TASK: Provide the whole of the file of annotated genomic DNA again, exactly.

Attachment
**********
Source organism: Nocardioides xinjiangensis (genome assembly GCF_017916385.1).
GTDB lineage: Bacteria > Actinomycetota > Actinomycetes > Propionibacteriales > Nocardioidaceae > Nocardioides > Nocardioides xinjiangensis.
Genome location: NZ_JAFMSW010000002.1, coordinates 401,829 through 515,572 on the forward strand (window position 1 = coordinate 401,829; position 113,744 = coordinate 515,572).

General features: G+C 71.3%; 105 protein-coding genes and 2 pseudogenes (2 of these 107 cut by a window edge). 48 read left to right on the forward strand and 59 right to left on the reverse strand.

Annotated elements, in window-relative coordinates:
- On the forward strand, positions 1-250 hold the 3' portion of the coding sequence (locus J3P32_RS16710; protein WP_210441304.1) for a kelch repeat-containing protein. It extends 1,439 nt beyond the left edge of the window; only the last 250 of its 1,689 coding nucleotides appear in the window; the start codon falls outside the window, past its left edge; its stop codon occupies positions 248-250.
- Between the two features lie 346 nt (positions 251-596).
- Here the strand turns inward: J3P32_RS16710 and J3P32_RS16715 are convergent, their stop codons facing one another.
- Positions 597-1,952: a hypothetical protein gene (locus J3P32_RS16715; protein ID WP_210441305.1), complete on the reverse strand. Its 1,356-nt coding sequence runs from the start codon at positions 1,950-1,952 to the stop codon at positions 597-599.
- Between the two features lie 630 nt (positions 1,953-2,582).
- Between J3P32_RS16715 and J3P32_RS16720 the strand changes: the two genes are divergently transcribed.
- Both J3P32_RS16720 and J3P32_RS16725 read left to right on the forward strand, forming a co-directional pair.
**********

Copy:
Source organism: Nocardioides xinjiangensis (genome assembly GCF_017916385.1).
GTDB lineage: Bacteria > Actinomycetota > Actinomycetes > Propionibacteriales > Nocardioidaceae > Nocardioides > Nocardioides xinjiangensis.
Genome location: NZ_JAFMSW010000002.1, coordinates 401,829 through 515,572 on the forward strand (window position 1 = coordinate 401,829; position 113,744 = coordinate 515,572).

General features: G+C 71.3%; 105 protein-coding genes and 2 pseudogenes (2 of these 107 cut by a window edge). 48 read left to right on the forward strand and 59 right to left on the reverse strand.

Annotated elements, in window-relative coordinates:
- On the forward strand, positions 1-250 hold the 3' portion of the coding sequence (locus J3P32_RS16710; protein WP_210441304.1) for a kelch repeat-containing protein. It extends 1,439 nt beyond the left edge of the window; only the last 250 of its 1,689 coding nucleotides appear in the window; the start codon falls outside the window, past its left edge; its stop codon occupies positions 248-250.
- Between the two features lie 346 nt (positions 251-596).
- Here the strand turns inward: J3P32_RS16710 and J3P32_RS16715 are convergent, their stop codons facing one another.
- Positions 597-1,952: a hypothetical protein gene (locus J3P32_RS16715; protein ID WP_210441305.1), complete on the reverse strand. Its 1,356-nt coding sequence runs from the start codon at positions 1,950-1,952 to the stop codon at positions 597-599.
- Between the two features lie 630 nt (positions 1,953-2,582).
- Between J3P32_RS16715 and J3P32_RS16720 the strand changes: the two genes are divergently transcribed.
- Both J3P32_RS16720 and J3P32_RS16725 read left to right on the forward strand, forming a co-directional pair.